Market yourself. That, for me, has been the hardest part, mostly because "selling" doesn’t come naturally to me. I suspect that’s the case for many academics.
It’s also extremely time-consuming. Lately I find I have time for my full-time job and my freelance work, but I don’t have time to do those two things and do the marketing necessary to bring in more work.
I just have to do it, anyway. That means setting aside time each week, or at least a couple days a month, for data mining, making phone calls, working LinkedIn and other social media sites, and writing and sending marketing emails.
Every day, I make myself do at least one thing that could potentially bring in extra money. Most days, that involves working on actual freelance projects, but if I have no work right then, I’ll do some marketing. And if I have as many paying projects as I can handle, as is often the case—well, I make myself do some marketing anyway, so when the current work is finished I’ll have more.
Understand that time really is money. Becoming an entrepreneur requires a significant change in mind-set: realizing that each hour of your workday actually has monetary value. As salaried faculty members, we’re not used to thinking that way. We may have idly calculated how much we make "per hour" — and the answer is usually "not much" — but that’s about as far as we’ve gone down that path.
The whole "time is money" concept didn’t really strike home for me until I started getting paid for copywriting and editing work by the hour. That led me to look at my schedule in an entirely different way: What was I spending my time doing, throughout the day? Was I getting paid for it or not? And where could I find the hours necessary to generate the extra income I needed?
The next logical question, when faced with any optional task, is: What’s in it for me? I know that goes against the grain for many professors; I used to be one of them. But I reached a point where I realized that my institution was not really looking out for me and my family. I had to do that. And anything that took too much of my time away from that goal—like excessive committee work, unnecessary meetings, and volunteer assignments—needed to go.
Of course, in academe, there are certain "extra" things you have to do just to keep your job, such as publishing articles in nonpaying venues and serving on a certain number of committees. It’s also true that there are other forms of compensation besides money. I sometimes take on additional assignments if I believe doing so might help my career in some way or earn me a certain amount of goodwill that I can leverage to my advantage down the road.
But I no longer do things for my university free, purely out of the goodness of my heart. I’ve learned the hard way that there is no future in that. There are only a certain number of working hours in the day, and I plan to use as many of those as possible to earn money. If that sounds calculated or jaded, then you’re probably not going to be very successful as an entrepreneur.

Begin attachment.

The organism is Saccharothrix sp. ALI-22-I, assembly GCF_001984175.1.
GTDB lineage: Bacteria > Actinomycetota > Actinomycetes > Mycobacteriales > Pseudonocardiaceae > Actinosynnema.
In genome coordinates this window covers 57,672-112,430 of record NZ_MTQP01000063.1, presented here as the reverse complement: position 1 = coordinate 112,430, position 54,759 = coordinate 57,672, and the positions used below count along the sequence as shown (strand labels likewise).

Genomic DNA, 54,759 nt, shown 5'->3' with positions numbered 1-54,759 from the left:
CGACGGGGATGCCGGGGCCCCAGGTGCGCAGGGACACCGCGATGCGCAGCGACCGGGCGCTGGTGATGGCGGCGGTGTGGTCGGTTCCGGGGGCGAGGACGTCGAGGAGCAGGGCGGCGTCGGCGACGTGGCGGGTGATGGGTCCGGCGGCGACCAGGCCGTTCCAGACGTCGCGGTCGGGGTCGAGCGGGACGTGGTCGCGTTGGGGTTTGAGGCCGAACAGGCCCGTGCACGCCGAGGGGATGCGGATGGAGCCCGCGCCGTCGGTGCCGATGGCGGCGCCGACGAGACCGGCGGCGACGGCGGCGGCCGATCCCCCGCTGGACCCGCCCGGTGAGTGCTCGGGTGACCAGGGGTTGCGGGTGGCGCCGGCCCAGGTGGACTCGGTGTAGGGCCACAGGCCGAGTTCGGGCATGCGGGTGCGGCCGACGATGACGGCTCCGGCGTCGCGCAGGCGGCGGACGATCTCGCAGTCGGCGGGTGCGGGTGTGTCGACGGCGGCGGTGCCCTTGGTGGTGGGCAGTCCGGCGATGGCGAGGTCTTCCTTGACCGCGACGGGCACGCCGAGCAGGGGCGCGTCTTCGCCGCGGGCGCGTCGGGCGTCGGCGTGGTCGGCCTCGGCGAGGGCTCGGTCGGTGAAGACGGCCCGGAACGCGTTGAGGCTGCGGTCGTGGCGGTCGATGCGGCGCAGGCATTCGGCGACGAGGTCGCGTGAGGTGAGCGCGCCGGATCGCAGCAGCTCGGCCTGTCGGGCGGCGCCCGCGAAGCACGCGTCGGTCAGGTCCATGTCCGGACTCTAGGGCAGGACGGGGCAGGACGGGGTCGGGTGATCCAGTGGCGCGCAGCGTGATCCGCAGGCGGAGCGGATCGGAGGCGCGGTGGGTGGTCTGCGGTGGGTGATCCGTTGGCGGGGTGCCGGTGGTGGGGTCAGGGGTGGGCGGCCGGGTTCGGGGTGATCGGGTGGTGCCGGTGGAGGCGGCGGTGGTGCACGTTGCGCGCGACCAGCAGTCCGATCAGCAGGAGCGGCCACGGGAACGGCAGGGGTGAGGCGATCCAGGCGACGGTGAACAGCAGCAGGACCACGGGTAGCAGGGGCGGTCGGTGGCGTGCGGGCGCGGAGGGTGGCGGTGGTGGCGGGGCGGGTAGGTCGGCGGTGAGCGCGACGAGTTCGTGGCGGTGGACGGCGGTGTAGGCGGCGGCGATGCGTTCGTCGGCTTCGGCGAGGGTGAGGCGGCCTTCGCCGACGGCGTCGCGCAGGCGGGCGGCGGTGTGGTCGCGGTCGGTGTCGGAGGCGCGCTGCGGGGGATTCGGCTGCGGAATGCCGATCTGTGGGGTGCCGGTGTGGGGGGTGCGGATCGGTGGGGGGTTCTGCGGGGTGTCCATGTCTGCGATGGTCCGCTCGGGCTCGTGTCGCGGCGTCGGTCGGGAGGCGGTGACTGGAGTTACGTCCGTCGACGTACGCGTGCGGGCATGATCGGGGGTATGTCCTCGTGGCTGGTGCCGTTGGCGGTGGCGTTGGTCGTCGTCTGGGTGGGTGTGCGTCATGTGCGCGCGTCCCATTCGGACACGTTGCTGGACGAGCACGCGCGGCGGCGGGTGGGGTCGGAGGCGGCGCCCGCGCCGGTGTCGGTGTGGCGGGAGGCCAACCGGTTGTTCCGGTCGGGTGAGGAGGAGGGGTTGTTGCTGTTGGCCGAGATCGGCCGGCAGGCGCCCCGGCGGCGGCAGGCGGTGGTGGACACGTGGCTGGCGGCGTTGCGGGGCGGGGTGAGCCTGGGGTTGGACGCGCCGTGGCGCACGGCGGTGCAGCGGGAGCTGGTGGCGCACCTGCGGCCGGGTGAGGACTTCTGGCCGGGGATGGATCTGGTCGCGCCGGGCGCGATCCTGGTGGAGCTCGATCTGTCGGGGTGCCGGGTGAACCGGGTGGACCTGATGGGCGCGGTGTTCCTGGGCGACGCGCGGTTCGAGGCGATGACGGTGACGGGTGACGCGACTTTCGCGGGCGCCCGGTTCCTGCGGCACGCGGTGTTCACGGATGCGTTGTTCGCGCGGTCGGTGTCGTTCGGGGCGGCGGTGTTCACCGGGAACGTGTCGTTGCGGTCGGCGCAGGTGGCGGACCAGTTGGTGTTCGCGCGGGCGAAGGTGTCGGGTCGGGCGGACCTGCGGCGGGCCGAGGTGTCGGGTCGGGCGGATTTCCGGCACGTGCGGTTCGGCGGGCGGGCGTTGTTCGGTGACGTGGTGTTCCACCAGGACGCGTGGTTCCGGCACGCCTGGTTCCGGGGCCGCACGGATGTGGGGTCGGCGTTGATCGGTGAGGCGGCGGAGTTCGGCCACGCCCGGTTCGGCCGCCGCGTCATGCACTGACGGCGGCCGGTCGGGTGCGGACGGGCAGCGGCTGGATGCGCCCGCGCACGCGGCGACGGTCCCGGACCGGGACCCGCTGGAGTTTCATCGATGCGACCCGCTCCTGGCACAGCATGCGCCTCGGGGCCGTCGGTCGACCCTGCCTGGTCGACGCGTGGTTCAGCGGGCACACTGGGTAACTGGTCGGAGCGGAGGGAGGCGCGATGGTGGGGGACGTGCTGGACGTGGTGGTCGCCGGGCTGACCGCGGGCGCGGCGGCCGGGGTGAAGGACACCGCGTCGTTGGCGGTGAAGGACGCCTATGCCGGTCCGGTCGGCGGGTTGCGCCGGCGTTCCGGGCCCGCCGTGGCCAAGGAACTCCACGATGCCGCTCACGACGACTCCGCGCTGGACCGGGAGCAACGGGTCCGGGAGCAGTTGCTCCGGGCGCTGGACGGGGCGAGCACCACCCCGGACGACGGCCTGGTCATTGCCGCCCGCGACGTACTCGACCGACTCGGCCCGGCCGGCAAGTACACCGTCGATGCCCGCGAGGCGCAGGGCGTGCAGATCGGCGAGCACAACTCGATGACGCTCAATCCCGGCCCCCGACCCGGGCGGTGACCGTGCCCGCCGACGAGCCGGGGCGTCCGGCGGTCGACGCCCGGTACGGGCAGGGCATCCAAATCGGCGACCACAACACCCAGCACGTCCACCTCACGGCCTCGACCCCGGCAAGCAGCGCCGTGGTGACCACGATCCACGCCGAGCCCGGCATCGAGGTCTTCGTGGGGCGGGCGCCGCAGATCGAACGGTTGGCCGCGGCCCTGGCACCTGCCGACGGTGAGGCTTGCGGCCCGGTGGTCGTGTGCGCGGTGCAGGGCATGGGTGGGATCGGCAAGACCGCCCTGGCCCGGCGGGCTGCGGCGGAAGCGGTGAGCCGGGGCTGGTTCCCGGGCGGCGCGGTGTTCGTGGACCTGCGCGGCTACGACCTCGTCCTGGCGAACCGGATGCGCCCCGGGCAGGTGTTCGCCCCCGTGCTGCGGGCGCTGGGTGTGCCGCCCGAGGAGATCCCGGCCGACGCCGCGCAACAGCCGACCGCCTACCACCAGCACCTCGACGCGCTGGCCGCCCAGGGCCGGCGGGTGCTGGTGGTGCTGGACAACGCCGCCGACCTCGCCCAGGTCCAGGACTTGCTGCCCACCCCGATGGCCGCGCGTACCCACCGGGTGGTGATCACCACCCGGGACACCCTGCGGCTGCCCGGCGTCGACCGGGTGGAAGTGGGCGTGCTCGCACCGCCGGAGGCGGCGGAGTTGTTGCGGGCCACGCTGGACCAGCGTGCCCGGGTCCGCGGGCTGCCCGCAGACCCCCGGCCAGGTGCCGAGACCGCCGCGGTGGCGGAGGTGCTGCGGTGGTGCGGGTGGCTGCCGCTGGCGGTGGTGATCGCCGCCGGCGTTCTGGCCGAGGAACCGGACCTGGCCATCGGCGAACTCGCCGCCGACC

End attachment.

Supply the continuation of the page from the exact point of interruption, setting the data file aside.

Observe clear boundaries. If you’re a full-time faculty member, tenured or not, your greatest challenge on this front will be keeping your freelance work separate from your "day job." You owe it to your employer, your colleagues, and your students to give your best effort during the hours you’re "on the clock." In addition, many institutions have rules about what you can and can’t do during working hours.
Fortunately, tenured professors tend to have flexible schedules, in terms of when they teach, hold office hours, and so forth. As my freelance business has grown, I’ve begun designing my schedule to create blocks of "free time" that I can use to earn extra money. I’ve just been very, very careful about not mixing the two. For instance, I never use my office hours, when I’m supposed to be meeting with students, to work on outside projects that have nothing to do with the university. I do almost all of my freelance work on my own time, using my own cellphone, computer, printer, email account, and website.
I say "almost," though, because there is some overlap between what I do as an entrepreneur and my day job as a professor. After all, I’m using the same skills, and there are bound to be cases where something I get paid for outside of my regular job—such as giving a lecture in my area of expertise or writing an article for a paying publication—actually qualifies as part of my job. In those cases, I don’t feel bad about using university resources. I even put those items on my CV and list them in my annual evaluation. But apart from those situations, I work hard to keep my professorial life and my freelance life as separate as possible.
Far from making me feel more cynical about my chosen profession, becoming an entrepreneur has rejuvenated my career in a way that carries over to the classroom and even to my research. I’ve never felt more content or fulfilled, professionally. And my family has enjoyed the fruits, as well.
The administration would probably not approve if they knew the full extent of my "outside activities." But the truth is that the university would be a much better place, a happier place, a more dynamic and vital place for both faculty and students, if more of my colleagues embraced the entrepreneurial spirit.